Backup MySQL Databases on your server - Linux

Difficulty: 1
Time: 30 minutes

No system or application is completely fail-proof and bad things can happen. This is why it is so important to have backups in place to protect your data in case you need to recover from an application problem, such as a security compromise. This is especially true for databases - like MySQL - where your important data is often changing on an hourly basis.

In this tutorial, you will learn several ways to back up your MySQL databases on your server. This article will work for any Linux distribution running MySQL.

Use mysqldump to backup MySQL databases

A simple and easy method for creating MySQL backups is to use the mysqldump command. This command will create a simple .sql file of an existing database, which an then be restored to any other empty MySQL database. This command can be run from any Linux SSH terminal instead of being logged directly into MySQL.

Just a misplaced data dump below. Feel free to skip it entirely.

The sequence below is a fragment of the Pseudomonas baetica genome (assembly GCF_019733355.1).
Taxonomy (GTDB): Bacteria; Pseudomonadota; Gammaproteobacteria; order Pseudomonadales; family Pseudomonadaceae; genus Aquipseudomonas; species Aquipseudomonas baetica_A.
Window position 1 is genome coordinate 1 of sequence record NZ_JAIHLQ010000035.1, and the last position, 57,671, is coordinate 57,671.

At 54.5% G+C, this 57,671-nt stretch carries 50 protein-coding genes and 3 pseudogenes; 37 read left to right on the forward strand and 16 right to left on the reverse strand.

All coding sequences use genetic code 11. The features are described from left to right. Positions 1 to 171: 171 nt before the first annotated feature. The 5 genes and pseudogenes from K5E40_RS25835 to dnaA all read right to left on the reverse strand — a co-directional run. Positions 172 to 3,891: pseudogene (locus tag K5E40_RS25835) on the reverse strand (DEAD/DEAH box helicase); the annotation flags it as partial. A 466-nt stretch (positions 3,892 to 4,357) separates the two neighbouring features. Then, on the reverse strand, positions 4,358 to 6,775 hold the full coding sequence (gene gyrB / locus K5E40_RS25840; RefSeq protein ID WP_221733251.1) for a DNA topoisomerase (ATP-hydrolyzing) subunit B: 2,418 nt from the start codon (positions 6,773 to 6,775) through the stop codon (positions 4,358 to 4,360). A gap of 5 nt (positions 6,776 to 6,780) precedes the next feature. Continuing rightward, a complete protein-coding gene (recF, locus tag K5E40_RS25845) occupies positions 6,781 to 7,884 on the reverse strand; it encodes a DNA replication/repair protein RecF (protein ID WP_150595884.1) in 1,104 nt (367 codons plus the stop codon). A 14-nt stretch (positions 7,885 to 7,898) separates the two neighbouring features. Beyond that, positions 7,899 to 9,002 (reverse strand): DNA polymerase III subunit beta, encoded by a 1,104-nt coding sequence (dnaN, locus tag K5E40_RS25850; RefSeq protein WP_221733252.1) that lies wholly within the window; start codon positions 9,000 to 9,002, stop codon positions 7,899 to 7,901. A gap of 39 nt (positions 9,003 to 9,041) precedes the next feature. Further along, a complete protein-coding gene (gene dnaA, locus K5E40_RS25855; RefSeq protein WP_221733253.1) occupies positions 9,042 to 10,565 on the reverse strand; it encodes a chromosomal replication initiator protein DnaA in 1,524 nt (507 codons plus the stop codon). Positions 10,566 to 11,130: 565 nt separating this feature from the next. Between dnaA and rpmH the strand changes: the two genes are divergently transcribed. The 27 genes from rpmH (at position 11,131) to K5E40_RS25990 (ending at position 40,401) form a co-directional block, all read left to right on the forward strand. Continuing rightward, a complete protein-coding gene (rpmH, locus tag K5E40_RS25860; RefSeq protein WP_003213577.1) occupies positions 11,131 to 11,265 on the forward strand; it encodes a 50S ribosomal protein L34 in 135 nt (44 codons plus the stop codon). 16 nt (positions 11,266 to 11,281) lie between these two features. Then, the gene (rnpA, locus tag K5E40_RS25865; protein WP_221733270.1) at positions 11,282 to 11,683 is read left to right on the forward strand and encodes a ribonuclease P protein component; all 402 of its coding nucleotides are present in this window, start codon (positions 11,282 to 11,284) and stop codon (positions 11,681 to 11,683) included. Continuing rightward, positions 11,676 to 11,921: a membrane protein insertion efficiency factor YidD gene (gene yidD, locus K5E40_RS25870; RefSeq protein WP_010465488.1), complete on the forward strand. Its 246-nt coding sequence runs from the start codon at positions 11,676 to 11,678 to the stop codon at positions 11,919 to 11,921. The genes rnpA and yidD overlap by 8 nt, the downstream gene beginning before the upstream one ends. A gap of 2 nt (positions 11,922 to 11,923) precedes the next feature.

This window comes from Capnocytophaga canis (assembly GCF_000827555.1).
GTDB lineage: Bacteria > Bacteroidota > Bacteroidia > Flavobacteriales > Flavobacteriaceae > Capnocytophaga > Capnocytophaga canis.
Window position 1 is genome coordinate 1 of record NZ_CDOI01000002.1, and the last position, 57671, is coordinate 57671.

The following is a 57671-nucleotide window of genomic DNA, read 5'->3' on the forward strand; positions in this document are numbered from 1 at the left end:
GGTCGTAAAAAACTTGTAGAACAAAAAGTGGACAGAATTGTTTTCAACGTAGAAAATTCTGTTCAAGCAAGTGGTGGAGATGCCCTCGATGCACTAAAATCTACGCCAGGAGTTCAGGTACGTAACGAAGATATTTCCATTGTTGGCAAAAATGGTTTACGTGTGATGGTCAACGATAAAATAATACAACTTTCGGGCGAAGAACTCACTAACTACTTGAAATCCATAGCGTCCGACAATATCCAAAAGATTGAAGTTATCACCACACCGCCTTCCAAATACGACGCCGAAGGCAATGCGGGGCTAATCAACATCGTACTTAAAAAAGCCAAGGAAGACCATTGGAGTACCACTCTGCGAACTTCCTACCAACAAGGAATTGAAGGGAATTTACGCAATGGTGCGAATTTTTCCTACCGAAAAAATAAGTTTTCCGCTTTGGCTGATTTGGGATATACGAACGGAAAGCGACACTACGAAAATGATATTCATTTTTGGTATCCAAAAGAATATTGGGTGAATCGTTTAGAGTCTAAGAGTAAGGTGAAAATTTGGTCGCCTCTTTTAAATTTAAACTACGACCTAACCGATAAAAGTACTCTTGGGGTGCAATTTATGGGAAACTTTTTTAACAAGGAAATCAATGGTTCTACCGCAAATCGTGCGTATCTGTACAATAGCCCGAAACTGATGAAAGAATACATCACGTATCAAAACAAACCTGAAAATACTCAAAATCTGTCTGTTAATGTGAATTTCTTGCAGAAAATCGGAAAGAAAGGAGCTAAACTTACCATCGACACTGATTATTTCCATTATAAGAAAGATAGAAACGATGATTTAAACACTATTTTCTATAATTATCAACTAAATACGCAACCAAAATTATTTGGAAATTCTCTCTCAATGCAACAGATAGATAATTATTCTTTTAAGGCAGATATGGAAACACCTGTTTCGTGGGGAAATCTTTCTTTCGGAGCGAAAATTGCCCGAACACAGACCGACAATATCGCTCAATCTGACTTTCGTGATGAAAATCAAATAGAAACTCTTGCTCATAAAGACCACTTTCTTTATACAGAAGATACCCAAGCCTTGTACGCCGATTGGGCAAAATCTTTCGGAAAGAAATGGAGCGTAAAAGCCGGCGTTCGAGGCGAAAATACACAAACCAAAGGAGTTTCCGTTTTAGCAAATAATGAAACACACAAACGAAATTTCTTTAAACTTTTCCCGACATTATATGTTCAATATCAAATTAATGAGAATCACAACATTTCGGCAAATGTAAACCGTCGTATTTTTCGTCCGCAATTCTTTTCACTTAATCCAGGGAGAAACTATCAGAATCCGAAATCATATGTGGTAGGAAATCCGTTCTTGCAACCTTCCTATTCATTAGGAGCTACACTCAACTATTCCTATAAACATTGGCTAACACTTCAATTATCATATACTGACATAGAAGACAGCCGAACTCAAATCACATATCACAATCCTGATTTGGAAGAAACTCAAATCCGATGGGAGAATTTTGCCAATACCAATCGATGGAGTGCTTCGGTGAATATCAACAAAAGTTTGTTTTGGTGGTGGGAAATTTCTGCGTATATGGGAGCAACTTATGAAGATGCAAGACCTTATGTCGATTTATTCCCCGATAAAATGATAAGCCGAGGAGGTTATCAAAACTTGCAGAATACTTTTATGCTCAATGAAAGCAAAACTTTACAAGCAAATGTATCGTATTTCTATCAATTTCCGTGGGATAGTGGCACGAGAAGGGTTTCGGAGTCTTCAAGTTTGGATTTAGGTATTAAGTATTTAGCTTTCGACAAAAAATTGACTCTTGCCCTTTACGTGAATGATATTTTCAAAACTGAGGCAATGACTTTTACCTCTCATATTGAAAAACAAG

Back up the database

The mysqldump command uses the following syntax:

mysqldump -u your username -pthe database name > backup file.sql
  • The -u flag lets you choose which MySQL user you will use to access the database and create the backup.
  • The -p flag tells MySQL to prompt you for a password for this user. This is safer than directly entering the password into the command.
  • The < or > markers indicate which direction the data is moving. This is also important to keep in mind when restoring the database.

(Optional) Make database read-only before backing up

If your application's database is constantly in flux, you may want to set the database to read-only temporarily when creating the backup. This is to ensure that you are getting a consistent dataset, and preventing possible data loss.